Thursday, June 28, 2007

The last of the Alaska pics

Finally ... the last of my Alaska trip photos.

OK, so.  First, I'd mentioned that the Princess Denali Lodge is a phony wilderness lodge the same way Disney would do it -- excepting the wilderness is real.  Here's the actual view outside the door of my hotel room.

Not bad, huh?

Come to think of it, I think that's the river we ultimately rafted down -- although we were rafting down one of its rather less calm parts.  Here's the official photo they made my folks pay a ton of money for -- but when else am I going to get a picture of me and my folks whitewater rafting?

Check it out -- that's the three of us on the far side of the raft.  Dad, having just received his first "glacial facial," still manages to look up at the camera -- while me and mom behind him are waving.  (Other couple, paddles in the water, still facing down -- clearly did not plan on purchasing the photo.)

When Dad and I took the bus trip through Denali, we saw lots of animals, but they were all from really far away, and my photos came out so blurry, I'm all, "Is that a sheep?  It might be a sheep.  It's kinda sheep-shaped."  I therefore spare you the photos, remind you that if you ever go on the bus trip through Denali to take some damn good binoculars, and show you a couple of landscapey shots from Denali instead.

(I particularly like this next one, 'cause I was doing all that "composing the photo" stuff by getting that little bush in the foreground.)

Oh, and there's also this one, from the rest stop, where they had some discarded caribou antlers and encouraged you to hold them up and take the "Hey, I'm a caribou" picture ...

And... that's about it for Denali.  We end the photo essay with a segment of the Trans-Alaska pipeline from Fairbanks ...

And, given my penchant for collecting photos of unusual warning signs ...

Tuesday, June 26, 2007

Flightseeing in Alaska Pics

But first, Patchcat asks, of the picture wearing my friend's dress, "was that a stripper pole I saw?"

Sorry, no.  That was just the edge of my mirrored closet door you were seeing.  (You can see a bit of the other edge of the door on the edge of the picture.)  My parent read my journal.  I have to hide the stripper pole.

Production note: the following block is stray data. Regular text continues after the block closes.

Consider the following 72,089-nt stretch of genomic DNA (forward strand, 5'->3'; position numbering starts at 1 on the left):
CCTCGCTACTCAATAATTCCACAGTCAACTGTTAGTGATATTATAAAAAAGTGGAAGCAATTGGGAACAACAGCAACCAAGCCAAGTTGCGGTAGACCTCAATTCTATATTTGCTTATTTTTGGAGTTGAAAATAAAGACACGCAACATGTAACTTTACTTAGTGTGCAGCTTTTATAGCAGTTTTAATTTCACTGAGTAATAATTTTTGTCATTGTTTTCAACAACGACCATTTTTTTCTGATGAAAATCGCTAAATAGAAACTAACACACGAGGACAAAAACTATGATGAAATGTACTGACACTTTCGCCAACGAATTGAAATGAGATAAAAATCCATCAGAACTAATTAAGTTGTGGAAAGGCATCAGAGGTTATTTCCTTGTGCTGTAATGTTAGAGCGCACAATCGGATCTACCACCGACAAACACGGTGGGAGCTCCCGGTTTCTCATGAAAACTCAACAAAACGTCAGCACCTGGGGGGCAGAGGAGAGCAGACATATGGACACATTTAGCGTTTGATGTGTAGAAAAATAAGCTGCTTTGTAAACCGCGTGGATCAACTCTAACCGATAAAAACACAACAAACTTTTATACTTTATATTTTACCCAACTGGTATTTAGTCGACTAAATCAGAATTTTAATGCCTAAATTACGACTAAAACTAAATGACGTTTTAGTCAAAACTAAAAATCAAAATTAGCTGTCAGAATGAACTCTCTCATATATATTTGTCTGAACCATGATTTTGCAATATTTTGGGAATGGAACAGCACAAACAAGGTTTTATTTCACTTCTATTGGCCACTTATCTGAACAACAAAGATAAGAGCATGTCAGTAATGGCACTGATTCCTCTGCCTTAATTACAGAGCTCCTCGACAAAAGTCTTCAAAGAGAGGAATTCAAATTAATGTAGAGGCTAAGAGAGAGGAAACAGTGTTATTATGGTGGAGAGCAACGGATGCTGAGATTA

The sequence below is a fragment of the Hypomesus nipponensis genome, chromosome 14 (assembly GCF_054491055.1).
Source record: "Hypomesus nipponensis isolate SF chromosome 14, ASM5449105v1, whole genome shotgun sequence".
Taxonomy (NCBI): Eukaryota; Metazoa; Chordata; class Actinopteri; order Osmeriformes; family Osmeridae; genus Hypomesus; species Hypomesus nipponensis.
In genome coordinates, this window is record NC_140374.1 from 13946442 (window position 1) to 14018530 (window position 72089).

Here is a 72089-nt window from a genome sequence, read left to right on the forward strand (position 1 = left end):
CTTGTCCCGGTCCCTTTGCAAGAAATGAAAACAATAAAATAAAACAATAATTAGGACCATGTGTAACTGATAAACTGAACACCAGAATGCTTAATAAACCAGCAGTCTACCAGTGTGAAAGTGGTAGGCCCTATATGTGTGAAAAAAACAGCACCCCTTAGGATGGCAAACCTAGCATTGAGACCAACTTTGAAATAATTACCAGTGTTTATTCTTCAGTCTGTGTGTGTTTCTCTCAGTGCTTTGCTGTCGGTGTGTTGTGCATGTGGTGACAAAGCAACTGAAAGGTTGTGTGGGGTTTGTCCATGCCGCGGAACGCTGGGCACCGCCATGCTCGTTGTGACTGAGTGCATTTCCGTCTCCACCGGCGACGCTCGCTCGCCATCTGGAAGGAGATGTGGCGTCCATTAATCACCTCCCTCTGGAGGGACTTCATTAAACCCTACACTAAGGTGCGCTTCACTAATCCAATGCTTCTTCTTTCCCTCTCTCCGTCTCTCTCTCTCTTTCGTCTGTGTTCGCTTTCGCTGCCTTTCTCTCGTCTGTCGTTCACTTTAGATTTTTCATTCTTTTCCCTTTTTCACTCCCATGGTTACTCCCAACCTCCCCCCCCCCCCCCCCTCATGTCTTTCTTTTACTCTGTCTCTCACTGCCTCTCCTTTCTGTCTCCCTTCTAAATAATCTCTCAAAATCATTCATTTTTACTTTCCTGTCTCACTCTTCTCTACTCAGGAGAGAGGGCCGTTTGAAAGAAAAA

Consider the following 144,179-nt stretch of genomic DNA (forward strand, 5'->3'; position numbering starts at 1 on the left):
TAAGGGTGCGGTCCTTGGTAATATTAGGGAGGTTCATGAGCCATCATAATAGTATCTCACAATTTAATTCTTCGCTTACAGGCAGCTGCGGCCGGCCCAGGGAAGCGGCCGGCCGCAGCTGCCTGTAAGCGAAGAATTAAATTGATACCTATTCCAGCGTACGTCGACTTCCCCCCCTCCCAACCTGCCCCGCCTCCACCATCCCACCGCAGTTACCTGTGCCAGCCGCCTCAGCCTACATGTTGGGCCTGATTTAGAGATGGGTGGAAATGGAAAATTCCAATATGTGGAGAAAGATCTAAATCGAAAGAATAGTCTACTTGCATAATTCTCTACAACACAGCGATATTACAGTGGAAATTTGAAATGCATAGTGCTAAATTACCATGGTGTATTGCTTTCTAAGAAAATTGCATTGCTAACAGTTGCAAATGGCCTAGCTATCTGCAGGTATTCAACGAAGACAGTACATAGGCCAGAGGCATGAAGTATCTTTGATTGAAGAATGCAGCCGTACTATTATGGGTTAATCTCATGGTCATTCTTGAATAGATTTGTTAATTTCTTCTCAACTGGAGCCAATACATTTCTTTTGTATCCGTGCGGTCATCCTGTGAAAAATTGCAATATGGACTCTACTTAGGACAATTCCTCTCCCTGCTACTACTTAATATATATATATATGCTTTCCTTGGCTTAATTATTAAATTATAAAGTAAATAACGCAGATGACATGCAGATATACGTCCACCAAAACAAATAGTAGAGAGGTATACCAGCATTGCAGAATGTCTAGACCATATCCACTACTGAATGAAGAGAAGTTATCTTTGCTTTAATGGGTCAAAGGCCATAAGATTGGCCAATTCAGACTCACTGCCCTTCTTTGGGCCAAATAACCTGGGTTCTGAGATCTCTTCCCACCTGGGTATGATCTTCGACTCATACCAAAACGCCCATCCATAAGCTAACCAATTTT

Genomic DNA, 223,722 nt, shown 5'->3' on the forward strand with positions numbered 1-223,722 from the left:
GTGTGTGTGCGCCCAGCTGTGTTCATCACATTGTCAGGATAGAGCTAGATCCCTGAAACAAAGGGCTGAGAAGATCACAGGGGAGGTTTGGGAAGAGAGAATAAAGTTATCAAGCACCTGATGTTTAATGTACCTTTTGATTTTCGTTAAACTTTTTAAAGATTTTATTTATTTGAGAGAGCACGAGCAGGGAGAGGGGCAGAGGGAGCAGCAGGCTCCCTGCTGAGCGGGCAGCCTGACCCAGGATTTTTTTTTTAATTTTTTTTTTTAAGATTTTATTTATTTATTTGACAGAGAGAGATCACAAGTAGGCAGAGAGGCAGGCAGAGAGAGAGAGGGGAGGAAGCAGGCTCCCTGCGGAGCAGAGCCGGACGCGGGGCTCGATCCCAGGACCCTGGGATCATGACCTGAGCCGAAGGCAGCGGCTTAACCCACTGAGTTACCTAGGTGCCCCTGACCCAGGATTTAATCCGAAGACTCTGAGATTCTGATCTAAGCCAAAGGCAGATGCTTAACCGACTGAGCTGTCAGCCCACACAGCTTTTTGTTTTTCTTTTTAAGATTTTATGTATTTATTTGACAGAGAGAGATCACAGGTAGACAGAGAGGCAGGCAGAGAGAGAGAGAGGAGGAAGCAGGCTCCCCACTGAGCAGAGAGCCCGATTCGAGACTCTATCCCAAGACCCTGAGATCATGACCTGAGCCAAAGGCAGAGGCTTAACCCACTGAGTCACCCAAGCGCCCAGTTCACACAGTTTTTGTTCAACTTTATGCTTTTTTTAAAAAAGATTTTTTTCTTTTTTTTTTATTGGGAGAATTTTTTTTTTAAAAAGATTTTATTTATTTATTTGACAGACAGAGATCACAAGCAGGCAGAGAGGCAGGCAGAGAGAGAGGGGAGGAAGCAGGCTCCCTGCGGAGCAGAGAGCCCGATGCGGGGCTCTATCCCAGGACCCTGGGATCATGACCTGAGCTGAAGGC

Onward to the photos.  As you may recall, mom and I went "flightseeing" in Denali.  (The highlights of said journal entry are:  we were supposed to fly around the summit of Denali but weather came in and prevented that; I very nearly got air sick; and I took a zillion photos.)

OK, here's mom, before take-off, when they had us practice with the oxygen masks.  Now, mom always, um, ... how to put this?  Mom and hats don't mix.  I'm not saying anything here that will hurt her feelings -- she already knows she's not the sort of person who goes well with hats.  In fact, on occasion, if I'm feeling a little down in the dumps, she will try on hats for my amusement.  So, y'know, big plane headset and oxygen mask are something that I had to document:

Unfortunately, I think she has a similar picture of me in her camera.  Fortunately, mom doesn't journal.  :)

Now, like I said, I took a lot of photos of the Alaska Range.  At the time, I thought one particular mountain looked suspiciously like chocolate cake with a light dusting of powdered sugar.  Looking back on the photos, quite a few of them look dessert-like.  Seriously, doesn't this look like fudgey frosting to you?

I think this one was the original "mountain that looks like chocolate cake" photo:

And then there's some mountains that look like mountains. 

Or chocolate.  Maybe I should go eat dessert if I think all these mountains look like food.


Monday, June 25, 2007

OK, new dress

After the rousing chorus of support for my friend's dress (thanks for the tip, Lisa, but I'd be afraid to take a needle to a friend's dress -- especially since it has that thin gauze layer over the blue fabric), I spent four hours at the mall on Sunday trying on every dress I could find.

In the end, after a small capital outlay, I came away with this job.  The length is better (ironic, as it wasn't a petite dress -- it's just naturally cut a bit higher), the neckline is much better and the waist sits in the general vicinity of my own waist, so it's good to be in agreement there.

It isn't the short cocktail dress Wil was hoping for, but a cocktail dress is really fudging the whole "black tie optional" thing.  I think tea-length is a better call there.  As for how much leg I am (or am not) showing, I reckon the cut of the dress tends to, er, divert the viewer's eye in a more northward direction anyway.

A little jewelry and the right wrap, and I'm good to go.

Saturday, June 23, 2007

Does this dress make me look ... ?

... short?

See, one of my cousins is getting married in a coupla weeks.  And the wedding is Black Tie Optional, which translates into "dress nice, ya bozo."  And, y'know, after I've (e-hem) lost all this weight, my old dresses are too big.  And I've tossed my really old dresses that might have had a chance of fitting.

So I've been looking for a new dress.  It isn't easy.  I've found lots of dresses that are too young (stupid prom season), lots of dresses that are too expensive, and a few dresses that make me look too desperate (honestly, some of these things are so low cut they should be labelled "prostitutes only").  A friend of mine let me raid her closet, and we came up with the following, which pretty much fits the bill -- what with being nice, pretty, free, and not carrying much risk I'd be mistaken for a High School Senior or a hooker.  The only problem is that it isn't a "petite" dress while I am, y'know, short.  If I'd bought it for myself, I'd probably have it taken up a few inches, but what with it being a loaner, that's not an option.